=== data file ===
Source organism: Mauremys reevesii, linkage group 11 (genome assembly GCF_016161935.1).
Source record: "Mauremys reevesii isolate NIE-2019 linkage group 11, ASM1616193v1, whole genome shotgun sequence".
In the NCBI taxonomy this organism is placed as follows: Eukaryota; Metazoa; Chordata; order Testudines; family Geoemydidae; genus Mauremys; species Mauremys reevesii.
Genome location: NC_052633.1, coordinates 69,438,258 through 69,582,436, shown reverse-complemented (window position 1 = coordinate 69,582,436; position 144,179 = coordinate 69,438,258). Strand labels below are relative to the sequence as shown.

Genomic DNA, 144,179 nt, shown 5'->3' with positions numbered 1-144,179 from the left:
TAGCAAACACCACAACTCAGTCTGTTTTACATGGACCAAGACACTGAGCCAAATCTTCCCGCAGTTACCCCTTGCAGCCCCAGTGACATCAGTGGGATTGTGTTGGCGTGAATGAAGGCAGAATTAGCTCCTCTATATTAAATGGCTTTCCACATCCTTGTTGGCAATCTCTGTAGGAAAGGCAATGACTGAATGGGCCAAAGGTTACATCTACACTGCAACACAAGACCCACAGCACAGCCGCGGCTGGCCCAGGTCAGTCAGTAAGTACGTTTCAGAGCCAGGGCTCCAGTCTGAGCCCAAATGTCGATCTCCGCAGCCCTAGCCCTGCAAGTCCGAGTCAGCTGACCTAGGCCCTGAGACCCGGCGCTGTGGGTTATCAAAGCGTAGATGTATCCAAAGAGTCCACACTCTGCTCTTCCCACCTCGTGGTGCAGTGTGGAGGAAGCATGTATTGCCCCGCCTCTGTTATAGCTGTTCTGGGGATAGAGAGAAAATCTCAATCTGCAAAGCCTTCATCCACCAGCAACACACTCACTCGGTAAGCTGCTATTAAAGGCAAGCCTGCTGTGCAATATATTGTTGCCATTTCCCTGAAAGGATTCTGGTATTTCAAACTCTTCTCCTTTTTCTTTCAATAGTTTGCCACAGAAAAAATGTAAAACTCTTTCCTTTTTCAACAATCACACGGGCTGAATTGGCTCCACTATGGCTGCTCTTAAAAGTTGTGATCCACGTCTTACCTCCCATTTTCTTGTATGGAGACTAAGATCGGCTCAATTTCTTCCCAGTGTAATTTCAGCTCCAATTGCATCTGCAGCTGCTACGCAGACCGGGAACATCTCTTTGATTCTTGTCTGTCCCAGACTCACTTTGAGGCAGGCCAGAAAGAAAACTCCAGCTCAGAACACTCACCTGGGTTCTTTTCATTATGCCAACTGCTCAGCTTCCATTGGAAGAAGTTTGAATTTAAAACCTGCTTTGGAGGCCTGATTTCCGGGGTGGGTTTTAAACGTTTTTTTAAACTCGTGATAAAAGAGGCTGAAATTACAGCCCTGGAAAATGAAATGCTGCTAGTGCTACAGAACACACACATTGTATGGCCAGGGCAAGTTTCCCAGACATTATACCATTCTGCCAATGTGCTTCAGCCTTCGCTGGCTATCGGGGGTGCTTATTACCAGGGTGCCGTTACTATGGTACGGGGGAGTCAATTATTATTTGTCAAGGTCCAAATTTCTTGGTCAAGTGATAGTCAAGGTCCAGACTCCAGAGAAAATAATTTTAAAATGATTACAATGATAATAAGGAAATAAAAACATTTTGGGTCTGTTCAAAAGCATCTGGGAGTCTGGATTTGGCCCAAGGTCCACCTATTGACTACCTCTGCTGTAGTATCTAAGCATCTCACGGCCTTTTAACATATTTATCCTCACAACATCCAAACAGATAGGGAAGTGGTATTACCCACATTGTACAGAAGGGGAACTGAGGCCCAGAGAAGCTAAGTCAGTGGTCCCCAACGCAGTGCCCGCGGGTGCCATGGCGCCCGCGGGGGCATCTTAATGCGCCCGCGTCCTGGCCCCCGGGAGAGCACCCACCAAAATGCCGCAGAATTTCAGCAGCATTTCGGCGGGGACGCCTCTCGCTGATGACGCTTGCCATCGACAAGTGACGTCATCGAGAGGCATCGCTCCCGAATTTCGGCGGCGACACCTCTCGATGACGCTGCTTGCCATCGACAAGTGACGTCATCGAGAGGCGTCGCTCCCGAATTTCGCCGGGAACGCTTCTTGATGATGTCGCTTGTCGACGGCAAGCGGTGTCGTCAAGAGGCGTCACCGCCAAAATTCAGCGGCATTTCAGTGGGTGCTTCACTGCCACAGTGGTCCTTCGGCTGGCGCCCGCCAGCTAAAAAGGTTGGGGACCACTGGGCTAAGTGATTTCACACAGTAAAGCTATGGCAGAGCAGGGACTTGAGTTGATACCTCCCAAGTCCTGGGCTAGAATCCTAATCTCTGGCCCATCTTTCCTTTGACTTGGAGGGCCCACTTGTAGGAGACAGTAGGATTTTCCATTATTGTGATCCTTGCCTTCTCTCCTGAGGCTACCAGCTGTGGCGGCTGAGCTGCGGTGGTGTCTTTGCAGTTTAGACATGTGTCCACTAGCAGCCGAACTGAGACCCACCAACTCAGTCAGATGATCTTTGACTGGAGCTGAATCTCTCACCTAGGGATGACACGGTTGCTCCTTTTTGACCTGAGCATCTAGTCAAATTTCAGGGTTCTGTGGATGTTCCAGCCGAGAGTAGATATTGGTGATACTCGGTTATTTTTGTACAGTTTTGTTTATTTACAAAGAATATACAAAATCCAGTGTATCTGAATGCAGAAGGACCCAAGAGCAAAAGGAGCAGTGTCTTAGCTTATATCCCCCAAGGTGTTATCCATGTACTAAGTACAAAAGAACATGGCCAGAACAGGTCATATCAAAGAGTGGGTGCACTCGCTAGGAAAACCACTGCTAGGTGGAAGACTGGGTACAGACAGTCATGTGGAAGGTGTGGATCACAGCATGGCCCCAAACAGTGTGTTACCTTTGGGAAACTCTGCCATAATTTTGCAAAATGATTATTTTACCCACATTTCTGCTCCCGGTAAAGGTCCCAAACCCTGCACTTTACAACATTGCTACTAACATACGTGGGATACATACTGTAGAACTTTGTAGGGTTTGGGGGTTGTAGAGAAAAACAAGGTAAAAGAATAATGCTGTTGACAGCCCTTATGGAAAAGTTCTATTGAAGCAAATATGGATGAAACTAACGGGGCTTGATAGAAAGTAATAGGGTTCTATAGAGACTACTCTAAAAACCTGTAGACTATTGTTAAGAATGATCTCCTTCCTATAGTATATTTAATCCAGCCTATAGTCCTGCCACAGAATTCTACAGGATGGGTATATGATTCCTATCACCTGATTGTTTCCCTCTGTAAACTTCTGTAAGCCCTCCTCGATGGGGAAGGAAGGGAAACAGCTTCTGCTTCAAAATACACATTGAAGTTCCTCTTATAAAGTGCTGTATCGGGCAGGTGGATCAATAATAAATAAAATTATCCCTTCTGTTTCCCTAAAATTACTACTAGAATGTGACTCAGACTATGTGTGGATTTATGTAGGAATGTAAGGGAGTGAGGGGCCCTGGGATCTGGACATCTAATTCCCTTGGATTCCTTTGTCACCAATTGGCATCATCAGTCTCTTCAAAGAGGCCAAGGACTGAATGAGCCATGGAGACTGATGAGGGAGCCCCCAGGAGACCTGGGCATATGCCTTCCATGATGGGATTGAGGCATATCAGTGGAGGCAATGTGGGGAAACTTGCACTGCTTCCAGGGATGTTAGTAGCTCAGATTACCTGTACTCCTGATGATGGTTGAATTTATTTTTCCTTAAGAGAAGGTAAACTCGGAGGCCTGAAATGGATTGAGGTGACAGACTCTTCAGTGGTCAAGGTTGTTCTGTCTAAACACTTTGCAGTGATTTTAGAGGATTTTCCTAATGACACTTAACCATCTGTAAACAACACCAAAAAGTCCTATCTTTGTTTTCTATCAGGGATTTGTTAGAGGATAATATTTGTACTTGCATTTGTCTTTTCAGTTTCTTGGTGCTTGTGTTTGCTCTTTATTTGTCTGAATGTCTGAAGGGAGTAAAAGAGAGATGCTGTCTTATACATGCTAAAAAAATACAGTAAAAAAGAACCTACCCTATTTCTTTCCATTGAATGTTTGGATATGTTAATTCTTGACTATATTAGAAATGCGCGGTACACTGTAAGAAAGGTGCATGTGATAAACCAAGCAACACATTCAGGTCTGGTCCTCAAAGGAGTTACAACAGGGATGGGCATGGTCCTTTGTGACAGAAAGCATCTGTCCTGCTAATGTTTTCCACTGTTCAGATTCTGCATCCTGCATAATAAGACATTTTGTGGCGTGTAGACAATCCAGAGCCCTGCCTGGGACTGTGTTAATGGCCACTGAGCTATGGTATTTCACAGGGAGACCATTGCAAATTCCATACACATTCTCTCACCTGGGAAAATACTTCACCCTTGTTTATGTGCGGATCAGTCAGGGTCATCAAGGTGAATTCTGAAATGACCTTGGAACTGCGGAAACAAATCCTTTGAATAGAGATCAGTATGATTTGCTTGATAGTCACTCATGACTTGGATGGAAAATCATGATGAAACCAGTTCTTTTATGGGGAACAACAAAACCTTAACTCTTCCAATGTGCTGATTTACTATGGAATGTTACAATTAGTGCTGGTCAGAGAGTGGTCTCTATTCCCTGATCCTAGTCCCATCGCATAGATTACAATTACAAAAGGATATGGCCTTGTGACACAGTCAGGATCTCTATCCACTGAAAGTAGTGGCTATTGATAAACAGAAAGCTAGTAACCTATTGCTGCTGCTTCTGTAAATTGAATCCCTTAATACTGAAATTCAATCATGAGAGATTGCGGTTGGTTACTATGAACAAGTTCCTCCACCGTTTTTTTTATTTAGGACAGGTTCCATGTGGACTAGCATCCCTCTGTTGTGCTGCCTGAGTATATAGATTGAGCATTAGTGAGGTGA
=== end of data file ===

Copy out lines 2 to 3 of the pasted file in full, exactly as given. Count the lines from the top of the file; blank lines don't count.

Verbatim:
Source record: "Mauremys reevesii isolate NIE-2019 linkage group 11, ASM1616193v1, whole genome shotgun sequence".
In the NCBI taxonomy this organism is placed as follows: Eukaryota; Metazoa; Chordata; order Testudines; family Geoemydidae; genus Mauremys; species Mauremys reevesii.